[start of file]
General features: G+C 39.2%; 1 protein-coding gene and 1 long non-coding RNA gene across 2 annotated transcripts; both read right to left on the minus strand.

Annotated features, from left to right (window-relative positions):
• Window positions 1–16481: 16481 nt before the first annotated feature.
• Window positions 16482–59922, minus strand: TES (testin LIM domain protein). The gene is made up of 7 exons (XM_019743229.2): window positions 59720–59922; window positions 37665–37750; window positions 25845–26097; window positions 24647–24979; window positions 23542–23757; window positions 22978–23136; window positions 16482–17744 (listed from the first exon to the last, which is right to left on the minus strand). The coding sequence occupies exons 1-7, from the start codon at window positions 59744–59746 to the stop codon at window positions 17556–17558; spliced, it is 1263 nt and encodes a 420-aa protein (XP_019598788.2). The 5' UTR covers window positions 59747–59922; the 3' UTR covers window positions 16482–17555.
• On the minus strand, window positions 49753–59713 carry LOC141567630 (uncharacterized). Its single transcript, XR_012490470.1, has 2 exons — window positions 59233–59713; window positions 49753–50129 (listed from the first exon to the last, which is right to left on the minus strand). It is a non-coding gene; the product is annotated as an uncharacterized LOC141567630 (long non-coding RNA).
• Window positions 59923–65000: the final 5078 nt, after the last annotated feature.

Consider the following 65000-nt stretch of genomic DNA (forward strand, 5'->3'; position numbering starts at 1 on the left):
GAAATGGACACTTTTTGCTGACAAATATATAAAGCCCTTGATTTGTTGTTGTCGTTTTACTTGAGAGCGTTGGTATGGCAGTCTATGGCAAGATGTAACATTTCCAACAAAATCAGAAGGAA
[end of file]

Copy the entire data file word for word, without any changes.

General features: G+C 39.2%; 1 protein-coding gene and 1 long non-coding RNA gene across 2 annotated transcripts; both read right to left on the minus strand.

Annotated features, from left to right (window-relative positions):
• Window positions 1–16481: 16481 nt before the first annotated feature.
• Window positions 16482–59922, minus strand: TES (testin LIM domain protein). The gene is made up of 7 exons (XM_019743229.2): window positions 59720–59922; window positions 37665–37750; window positions 25845–26097; window positions 24647–24979; window positions 23542–23757; window positions 22978–23136; window positions 16482–17744 (listed from the first exon to the last, which is right to left on the minus strand). The coding sequence occupies exons 1-7, from the start codon at window positions 59744–59746 to the stop codon at window positions 17556–17558; spliced, it is 1263 nt and encodes a 420-aa protein (XP_019598788.2). The 5' UTR covers window positions 59747–59922; the 3' UTR covers window positions 16482–17555.
• On the minus strand, window positions 49753–59713 carry LOC141567630 (uncharacterized). Its single transcript, XR_012490470.1, has 2 exons — window positions 59233–59713; window positions 49753–50129 (listed from the first exon to the last, which is right to left on the minus strand). It is a non-coding gene; the product is annotated as an uncharacterized LOC141567630 (long non-coding RNA).
• Window positions 59923–65000: the final 5078 nt, after the last annotated feature.

Consider the following 65000-nt stretch of genomic DNA (forward strand, 5'->3'; position numbering starts at 1 on the left):
GAAATGGACACTTTTTGCTGACAAATATATAAAGCCCTTGATTTGTTGTTGTCGTTTTACTTGAGAGCGTTGGTATGGCAGTCTATGGCAAGATGTAACATTTCCAACAAAATCAGAAGGAA